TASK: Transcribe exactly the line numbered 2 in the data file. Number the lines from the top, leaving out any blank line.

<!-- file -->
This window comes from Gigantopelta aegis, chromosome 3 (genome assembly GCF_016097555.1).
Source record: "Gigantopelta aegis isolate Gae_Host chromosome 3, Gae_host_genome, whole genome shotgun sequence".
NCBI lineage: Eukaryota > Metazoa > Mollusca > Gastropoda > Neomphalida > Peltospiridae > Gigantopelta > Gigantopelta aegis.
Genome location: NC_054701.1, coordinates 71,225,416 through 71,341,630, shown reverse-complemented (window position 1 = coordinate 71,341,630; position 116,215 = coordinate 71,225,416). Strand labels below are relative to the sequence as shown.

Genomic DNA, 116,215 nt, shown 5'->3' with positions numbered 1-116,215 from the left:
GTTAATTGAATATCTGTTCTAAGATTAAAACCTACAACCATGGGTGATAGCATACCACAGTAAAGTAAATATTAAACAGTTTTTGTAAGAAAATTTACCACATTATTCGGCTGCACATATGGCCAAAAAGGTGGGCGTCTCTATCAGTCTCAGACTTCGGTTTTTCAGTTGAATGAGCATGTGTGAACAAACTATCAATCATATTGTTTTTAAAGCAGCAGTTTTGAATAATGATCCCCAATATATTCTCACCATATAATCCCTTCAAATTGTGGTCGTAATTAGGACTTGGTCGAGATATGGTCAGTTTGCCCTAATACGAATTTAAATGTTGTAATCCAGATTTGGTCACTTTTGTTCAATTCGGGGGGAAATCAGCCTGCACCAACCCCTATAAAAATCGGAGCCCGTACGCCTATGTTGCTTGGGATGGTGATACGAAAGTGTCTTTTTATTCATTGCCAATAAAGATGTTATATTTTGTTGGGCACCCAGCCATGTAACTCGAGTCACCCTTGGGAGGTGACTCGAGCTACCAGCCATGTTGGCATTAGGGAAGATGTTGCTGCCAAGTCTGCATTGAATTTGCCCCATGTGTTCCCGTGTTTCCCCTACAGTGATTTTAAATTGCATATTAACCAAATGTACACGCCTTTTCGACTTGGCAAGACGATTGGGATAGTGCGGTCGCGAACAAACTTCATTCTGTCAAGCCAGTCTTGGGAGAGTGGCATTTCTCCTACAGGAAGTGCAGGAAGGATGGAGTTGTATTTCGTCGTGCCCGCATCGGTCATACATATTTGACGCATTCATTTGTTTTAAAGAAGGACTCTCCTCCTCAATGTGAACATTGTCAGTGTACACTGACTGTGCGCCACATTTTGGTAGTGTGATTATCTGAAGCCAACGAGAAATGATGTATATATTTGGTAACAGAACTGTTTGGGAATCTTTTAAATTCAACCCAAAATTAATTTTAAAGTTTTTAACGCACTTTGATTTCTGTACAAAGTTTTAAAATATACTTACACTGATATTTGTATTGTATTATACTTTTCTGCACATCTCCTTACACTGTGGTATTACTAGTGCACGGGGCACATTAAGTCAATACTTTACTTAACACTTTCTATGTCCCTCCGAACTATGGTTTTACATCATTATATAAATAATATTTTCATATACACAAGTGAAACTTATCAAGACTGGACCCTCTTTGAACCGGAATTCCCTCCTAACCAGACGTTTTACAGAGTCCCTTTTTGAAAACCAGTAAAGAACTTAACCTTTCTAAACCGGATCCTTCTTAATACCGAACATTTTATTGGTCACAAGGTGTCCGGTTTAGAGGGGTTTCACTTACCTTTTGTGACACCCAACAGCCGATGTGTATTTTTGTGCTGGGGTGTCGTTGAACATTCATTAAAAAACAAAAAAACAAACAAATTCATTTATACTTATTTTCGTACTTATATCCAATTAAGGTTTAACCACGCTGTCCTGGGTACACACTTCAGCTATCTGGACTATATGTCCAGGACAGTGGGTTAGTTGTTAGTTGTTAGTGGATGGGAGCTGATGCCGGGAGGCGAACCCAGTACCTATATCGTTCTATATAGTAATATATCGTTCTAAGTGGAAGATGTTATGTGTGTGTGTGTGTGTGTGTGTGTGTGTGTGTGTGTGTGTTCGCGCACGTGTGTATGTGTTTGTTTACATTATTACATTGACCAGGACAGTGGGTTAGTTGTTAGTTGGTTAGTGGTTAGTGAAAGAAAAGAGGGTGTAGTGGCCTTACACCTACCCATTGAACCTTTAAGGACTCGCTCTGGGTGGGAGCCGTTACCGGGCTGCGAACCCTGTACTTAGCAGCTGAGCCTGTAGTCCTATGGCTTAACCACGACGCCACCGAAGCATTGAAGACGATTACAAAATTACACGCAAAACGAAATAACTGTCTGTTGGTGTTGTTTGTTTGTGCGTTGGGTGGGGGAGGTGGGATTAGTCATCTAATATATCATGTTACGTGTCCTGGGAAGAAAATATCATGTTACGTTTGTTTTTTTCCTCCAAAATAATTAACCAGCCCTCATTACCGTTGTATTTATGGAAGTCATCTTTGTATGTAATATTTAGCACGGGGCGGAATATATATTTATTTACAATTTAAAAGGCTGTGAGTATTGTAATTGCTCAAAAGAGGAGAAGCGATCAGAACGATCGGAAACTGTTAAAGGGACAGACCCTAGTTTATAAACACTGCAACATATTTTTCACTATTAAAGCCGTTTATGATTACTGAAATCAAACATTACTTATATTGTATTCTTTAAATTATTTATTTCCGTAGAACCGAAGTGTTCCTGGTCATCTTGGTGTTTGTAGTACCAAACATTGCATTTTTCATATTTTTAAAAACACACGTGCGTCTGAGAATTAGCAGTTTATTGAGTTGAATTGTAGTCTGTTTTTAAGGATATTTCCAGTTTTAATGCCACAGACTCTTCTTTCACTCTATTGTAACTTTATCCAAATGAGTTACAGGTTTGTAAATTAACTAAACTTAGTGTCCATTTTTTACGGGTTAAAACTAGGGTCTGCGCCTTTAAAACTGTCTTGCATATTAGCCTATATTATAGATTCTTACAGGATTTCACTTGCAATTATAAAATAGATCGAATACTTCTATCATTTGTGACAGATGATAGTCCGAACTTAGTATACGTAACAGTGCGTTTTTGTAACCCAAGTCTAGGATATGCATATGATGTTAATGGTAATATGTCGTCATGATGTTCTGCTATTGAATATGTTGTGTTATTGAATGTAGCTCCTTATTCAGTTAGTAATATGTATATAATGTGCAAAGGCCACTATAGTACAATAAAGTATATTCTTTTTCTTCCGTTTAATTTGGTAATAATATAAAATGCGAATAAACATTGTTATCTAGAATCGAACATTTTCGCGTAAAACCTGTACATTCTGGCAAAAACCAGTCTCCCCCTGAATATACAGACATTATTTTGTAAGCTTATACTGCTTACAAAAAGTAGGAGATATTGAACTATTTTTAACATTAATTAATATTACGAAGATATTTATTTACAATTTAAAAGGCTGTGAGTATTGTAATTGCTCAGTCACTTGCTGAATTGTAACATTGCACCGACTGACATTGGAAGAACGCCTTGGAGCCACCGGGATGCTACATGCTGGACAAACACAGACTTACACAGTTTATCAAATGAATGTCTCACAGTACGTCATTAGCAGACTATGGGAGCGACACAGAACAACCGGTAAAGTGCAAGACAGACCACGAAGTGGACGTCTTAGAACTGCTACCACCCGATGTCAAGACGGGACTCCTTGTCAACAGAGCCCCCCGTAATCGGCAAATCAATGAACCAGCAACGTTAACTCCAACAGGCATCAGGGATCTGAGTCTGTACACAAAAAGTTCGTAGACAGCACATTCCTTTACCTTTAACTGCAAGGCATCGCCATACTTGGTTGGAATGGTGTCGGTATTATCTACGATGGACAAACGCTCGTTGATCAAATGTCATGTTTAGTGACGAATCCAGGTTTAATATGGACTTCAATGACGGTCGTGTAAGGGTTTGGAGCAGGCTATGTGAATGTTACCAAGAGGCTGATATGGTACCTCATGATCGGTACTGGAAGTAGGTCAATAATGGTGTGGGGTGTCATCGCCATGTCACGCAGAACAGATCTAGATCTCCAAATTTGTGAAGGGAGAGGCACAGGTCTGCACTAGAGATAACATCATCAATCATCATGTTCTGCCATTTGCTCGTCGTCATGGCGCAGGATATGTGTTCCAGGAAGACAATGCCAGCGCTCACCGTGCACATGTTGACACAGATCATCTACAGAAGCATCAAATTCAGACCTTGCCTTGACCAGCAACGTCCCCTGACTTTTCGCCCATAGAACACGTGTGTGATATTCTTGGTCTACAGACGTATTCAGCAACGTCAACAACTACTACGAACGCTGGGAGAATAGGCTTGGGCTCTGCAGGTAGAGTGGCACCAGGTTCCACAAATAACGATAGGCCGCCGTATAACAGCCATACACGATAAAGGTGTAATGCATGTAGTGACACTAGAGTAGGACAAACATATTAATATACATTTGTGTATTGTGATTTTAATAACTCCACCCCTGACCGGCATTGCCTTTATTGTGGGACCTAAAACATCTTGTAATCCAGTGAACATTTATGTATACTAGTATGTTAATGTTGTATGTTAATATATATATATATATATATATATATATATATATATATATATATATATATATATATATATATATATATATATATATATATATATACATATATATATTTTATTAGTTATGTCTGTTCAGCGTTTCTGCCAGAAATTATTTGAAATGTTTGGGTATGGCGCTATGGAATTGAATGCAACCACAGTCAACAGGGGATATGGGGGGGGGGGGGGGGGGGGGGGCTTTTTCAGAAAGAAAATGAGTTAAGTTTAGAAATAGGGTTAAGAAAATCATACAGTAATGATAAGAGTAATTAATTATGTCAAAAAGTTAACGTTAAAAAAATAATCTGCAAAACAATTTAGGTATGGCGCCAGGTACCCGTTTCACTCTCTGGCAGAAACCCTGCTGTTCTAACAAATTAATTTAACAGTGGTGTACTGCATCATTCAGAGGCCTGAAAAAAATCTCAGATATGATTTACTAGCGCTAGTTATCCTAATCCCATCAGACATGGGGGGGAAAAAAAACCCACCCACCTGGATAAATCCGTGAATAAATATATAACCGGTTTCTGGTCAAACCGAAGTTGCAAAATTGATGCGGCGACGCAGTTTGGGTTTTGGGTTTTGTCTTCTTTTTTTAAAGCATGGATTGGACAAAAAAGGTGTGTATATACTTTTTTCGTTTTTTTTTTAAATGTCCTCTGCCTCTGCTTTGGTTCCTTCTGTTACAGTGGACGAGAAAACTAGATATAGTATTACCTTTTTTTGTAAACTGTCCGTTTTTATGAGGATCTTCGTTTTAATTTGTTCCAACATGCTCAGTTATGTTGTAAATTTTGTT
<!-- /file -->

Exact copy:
Source record: "Gigantopelta aegis isolate Gae_Host chromosome 3, Gae_host_genome, whole genome shotgun sequence".